Take care of your clients and the money will follow.

I recently had the chance to interview Tariq Farid, the founder and CEO of Edible Arrangements. If you aren’t familiar with Edible Arrangements, it is like a flower shop, but instead of flowers, they sell and deliver bouquets of fresh fruit.

The company originally began as a flower shop when a neighbor loaned Tariq the money to open the business while he was still a teenager in high school. He quickly repaid that loan and started to expand into what is now a 1,200 unit international franchise organization.

Tariq shared stories about how he “wowed” his customers with a level of service that allowed him to compete and win in a very competitive business. He walks the talk, having created a simplistic three word mission statement, which is “To Wow You!”

In addition to using customer service as his competitive weapon of choice, he grew his business by listening to his mother’s sage advice: Don’t chase money!

What that means is that if you care more about the money than the customer, you won’t always make the sale. And if you do make the sale, you might not keep the customer long term.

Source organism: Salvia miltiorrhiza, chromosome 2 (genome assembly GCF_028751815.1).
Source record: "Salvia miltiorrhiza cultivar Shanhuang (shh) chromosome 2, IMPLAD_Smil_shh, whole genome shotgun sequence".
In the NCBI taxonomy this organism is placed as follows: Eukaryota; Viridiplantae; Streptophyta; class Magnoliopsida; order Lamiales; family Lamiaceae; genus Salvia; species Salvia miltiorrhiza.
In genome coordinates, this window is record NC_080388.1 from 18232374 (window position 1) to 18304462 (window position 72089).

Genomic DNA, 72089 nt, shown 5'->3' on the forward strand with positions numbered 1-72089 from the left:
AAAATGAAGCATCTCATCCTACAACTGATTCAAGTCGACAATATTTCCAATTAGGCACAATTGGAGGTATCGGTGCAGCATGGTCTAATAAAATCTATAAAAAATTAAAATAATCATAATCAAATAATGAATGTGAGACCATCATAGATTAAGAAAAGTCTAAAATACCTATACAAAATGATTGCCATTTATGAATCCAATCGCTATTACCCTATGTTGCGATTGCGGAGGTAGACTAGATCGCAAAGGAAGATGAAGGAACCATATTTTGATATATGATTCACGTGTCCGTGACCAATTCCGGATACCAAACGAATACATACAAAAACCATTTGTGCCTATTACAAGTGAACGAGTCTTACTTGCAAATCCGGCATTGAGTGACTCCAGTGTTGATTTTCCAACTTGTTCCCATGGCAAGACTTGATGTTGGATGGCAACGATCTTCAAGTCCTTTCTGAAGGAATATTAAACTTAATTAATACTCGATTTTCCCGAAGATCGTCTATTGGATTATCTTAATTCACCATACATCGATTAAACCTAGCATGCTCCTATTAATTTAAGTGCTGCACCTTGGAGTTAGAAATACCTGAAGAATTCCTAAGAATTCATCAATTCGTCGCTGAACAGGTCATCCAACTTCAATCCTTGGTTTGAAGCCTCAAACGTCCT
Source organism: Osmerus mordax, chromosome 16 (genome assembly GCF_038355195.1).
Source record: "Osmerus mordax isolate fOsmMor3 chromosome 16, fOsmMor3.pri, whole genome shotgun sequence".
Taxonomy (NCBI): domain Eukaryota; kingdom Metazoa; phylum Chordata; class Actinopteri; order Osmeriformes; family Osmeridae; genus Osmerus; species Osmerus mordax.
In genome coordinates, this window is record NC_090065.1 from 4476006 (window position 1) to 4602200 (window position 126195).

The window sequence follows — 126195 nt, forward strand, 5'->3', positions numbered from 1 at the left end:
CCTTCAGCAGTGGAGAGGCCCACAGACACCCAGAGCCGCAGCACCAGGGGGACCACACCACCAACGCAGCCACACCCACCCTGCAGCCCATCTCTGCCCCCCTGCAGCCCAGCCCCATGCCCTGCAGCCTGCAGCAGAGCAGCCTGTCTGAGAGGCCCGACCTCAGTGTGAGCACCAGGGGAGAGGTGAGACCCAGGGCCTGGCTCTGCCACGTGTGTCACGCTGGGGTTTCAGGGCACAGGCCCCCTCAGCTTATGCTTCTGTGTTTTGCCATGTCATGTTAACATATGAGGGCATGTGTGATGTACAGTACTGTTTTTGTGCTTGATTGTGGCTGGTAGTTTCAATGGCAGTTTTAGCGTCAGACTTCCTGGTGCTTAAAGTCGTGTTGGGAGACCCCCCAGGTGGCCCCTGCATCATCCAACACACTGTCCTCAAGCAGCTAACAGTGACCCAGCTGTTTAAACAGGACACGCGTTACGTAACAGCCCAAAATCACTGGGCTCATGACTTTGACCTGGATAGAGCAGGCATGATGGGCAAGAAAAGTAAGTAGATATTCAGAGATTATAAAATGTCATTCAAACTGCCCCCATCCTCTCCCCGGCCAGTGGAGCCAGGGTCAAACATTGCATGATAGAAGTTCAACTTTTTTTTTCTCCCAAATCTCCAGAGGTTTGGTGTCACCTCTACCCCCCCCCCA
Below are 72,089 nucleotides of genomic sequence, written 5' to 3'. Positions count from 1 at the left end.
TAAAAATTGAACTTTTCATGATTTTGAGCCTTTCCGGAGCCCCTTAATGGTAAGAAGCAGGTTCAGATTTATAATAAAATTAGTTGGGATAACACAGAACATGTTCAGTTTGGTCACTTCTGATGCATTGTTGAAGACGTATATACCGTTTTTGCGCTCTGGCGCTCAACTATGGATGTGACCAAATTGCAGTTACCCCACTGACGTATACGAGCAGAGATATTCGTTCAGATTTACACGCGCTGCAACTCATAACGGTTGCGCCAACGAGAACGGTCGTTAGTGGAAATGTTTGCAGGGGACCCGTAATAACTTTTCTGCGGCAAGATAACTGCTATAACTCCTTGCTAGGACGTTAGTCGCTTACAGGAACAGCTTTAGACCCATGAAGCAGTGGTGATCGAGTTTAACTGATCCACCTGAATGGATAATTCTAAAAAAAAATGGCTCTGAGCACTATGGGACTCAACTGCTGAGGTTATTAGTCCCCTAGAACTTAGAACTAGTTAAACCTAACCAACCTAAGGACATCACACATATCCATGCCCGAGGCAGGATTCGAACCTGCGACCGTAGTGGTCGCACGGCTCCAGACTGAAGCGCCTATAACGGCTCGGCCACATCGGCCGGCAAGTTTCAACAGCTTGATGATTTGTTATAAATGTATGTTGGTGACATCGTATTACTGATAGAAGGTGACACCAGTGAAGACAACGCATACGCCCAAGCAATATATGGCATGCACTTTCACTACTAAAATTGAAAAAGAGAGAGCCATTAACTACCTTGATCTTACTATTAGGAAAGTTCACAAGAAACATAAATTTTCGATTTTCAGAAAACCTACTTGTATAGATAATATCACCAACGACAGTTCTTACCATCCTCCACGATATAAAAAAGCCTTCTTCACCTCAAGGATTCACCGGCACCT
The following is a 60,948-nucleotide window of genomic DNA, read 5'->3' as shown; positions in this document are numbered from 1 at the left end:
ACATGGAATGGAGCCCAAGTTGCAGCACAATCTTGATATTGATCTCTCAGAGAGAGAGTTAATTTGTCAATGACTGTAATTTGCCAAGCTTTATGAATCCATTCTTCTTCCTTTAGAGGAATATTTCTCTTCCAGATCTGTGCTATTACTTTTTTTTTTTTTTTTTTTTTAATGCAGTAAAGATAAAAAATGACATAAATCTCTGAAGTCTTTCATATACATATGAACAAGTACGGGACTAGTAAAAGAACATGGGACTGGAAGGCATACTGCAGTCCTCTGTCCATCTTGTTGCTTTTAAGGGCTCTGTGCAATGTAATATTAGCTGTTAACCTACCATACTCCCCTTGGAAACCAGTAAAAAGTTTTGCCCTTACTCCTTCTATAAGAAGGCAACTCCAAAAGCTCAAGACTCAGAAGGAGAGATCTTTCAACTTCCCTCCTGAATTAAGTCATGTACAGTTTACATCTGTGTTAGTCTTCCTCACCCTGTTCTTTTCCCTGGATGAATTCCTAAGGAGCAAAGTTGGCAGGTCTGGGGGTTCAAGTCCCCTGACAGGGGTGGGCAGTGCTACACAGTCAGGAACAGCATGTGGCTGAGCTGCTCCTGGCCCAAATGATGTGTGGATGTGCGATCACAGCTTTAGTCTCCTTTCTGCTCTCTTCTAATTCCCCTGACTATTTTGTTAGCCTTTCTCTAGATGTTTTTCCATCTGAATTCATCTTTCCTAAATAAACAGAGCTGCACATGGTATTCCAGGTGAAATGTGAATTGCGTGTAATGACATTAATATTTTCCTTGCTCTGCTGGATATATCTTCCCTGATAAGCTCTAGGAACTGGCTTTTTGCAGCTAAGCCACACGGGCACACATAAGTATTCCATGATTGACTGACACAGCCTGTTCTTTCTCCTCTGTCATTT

So what does it really mean to put the customer before the sale? I think it is best summed up with a personal story about a shopping experience I had several years back.

I went to the mall to buy a shirt that was advertised to be on sale. Unfortunately, the store was sold out of the shirt in my size. The salesperson picked up the phone and called the other stores in the area, but to no avail.

None of their stores had the shirt. That’s when the salesperson called a competitor in the mall. She found the shirt, in my size, and had the store hold it for me. Pretty impressive! Her effort earned her my loyalty.

I once heard a similar story. Everything was exactly the same except for the ending. Rather than send the customer to the competitor’s store to pick up the item, the salesperson asked the customer to come back in about fifteen minutes. The salesperson went to the other end of the mall, bought the shirt from a different store, and brought it back to sell to the customer. It didn’t matter that the store didn’t make any money on that sale. What mattered is that the salesperson took care of her customer.

I’ve been a believer of this concept since the beginning of my career. The late Dr. Theodore Levitt, professor at Harvard Business School, used to say, “The function of a business is to get and keep your customers.”

If you ask people, “What is the function of a business?” most will say, “To make money.” Unfortunately they are wrong. Making money is the goal, and if you confuse the function with the goal, you may not hit your goal.

So, don’t chase the money. Chase the customer!

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